Editor's note: Ed Rollins, a senior political contributor for CNN, is senior presidential fellow at the Kalikow Center for the Study of the American Presidency at Hofstra University. He is a principal with the Dilenschneider Group, a global public relations firm. He was White House political director for President Ronald Reagan and chairman of the National Republican Congressional Committee.
New York (CNN) -- With less than a year to go till the Iowa caucus on February 6, 2012, the conventional wisdom is that President Obama is vulnerable, but there is no Republican who can beat him.
In a new CNN poll, 26% of registered voters say they will definitely vote for Obama and 37% say they won't. If you add in those leaning one way or the other, it turns out that 47% will probably or definitely vote for Obama and 51% probably or definitely won't.
What does a poll like this mean with more than 20 months to go to Election Day? Not much! The hardest thing for pundits like myself and other talking heads is to say "I don't know."
The easiest thing is to argue that a poll says something and that only we who have our heads buried in polls can interpret it. Well nobody knows what you, the electorate, are going to think in the months ahead -- or what events are going to dominate the national and international agenda.
The safest bet is that Obama will be the Democratic nominee. You can go to the bank on that one. And my counsel is to stay away from betting this far in advance on the Republican side. Unless you're privy to divine inspiration, the best thing to do is to watch the process evolve.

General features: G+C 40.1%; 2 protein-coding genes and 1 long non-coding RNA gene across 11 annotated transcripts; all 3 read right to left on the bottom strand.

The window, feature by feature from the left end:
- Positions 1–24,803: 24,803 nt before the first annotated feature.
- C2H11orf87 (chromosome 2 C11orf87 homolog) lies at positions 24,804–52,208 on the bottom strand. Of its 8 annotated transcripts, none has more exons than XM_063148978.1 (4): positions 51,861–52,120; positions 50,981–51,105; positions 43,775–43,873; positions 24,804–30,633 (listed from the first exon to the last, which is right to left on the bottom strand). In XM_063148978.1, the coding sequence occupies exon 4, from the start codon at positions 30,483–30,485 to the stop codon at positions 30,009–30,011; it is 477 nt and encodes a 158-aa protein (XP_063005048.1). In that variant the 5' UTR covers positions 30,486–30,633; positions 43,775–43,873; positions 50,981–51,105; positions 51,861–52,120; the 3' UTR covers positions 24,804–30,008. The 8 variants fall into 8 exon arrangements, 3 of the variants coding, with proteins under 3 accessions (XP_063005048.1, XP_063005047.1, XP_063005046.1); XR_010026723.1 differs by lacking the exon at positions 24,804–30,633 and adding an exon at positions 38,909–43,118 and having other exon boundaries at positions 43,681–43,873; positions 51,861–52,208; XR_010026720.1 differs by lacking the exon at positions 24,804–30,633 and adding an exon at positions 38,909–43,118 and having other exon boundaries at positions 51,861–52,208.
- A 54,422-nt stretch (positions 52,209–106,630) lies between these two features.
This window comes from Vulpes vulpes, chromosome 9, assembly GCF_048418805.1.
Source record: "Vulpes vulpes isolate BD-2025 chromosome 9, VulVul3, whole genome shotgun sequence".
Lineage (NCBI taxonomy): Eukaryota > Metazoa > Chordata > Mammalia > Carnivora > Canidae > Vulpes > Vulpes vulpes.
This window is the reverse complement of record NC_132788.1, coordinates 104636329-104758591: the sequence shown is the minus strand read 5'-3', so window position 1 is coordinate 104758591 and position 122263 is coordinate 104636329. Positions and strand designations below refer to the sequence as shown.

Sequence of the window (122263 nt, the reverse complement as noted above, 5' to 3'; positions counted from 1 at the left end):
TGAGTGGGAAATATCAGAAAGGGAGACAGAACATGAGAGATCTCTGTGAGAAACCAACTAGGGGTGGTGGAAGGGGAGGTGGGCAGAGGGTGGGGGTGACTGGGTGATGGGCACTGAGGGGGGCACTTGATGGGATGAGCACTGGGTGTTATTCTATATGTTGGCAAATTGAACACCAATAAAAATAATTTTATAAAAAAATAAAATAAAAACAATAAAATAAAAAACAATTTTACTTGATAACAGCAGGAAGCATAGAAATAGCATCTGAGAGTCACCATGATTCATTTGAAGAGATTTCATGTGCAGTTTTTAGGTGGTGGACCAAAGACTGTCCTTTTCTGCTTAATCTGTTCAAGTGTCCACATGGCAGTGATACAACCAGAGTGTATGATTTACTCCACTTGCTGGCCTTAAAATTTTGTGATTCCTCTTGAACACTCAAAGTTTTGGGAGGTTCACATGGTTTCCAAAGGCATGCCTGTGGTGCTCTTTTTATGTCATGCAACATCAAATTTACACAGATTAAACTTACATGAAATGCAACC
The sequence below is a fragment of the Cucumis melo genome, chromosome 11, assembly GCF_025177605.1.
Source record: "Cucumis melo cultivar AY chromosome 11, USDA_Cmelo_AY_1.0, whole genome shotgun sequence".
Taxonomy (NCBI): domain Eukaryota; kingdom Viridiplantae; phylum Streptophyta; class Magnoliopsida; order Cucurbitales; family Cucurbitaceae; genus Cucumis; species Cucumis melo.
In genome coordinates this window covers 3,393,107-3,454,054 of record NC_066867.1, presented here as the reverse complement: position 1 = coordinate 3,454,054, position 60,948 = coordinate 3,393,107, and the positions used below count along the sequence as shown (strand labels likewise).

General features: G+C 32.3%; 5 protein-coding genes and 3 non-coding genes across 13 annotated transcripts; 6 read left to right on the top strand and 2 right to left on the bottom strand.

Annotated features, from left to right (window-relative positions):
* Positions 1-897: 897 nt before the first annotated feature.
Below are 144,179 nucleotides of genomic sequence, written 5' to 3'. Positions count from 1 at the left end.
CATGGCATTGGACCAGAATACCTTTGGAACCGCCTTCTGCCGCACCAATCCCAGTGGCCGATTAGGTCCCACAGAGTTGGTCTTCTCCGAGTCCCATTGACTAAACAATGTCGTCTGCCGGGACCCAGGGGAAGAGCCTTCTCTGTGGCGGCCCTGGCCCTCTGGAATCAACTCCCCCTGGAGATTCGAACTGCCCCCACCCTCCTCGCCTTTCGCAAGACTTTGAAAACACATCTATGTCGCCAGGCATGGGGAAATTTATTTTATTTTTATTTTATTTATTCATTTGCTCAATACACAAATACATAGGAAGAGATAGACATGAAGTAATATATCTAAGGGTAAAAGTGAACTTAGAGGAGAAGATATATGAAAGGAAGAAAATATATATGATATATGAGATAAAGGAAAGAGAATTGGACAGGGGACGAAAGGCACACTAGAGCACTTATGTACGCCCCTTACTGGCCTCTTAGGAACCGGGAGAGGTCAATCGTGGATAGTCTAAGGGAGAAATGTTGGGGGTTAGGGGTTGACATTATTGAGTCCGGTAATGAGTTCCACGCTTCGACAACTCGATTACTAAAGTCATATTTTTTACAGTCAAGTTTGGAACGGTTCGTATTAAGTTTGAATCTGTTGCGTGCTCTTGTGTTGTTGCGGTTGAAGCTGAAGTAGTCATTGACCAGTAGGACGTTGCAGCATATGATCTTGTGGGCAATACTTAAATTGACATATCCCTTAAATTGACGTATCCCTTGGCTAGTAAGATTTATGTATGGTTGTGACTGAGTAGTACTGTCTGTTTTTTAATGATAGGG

One thing that you should know though is there are some extremely competent candidates who I believe will run -- and that whoever wins the GOP nomination will be a formidable opponent for Obama.
Unlike past Republican races, there is no establishment candidate or heir apparent who automatically picks up the mantle. From 1952 until 2008, every Republican presidential ticket -- except 1964, the year of Barry Goldwater -- included a Nixon, a Bush, or a Dole. All were Washington insiders and well-known figures when they ran either for vice president or president.
Nixon and George H.W. Bush had been vice president before they became president. Dole had been the vice presidential candidate before he was the presidential nominee in 1996. George W. Bush was obviously the son.
This time the race is totally open: no front-runners, no sure winners, no sons, daughters or spouses running as of now.
There are two brackets of potential candidates. The first is mostly made up of the survivors of the 2008 race. Former Govs. Huckabee and Romney were the two runner-ups to John McCain in 2008 and Sarah Palin, who was plucked from the obscurity of the Alaska governorship to be McCain's running mate, became an overnight sensation. Huckabee got the most delegates except for McCain and won the Iowa caucuses and several Southern state primaries.
Romney got the most popular votes except for McCain and won his home state of Massachusetts, Michigan -- the state where his father was governor in the 60's and where he grew up -- and Utah, the home of his Mormon religion.
The Palin story needs no retelling here. Most people think that if she were the GOP nominee, Obama would win.
These three lead all polls, and have the highest name recognition, without any one of them being a clear-cut favorite.
The other candidate in the top bracket is former House Speaker Newt Gingrich. He is behind the other three in the polls, but probably has the best political organization, issue think tank, and fundraising capacity as of today.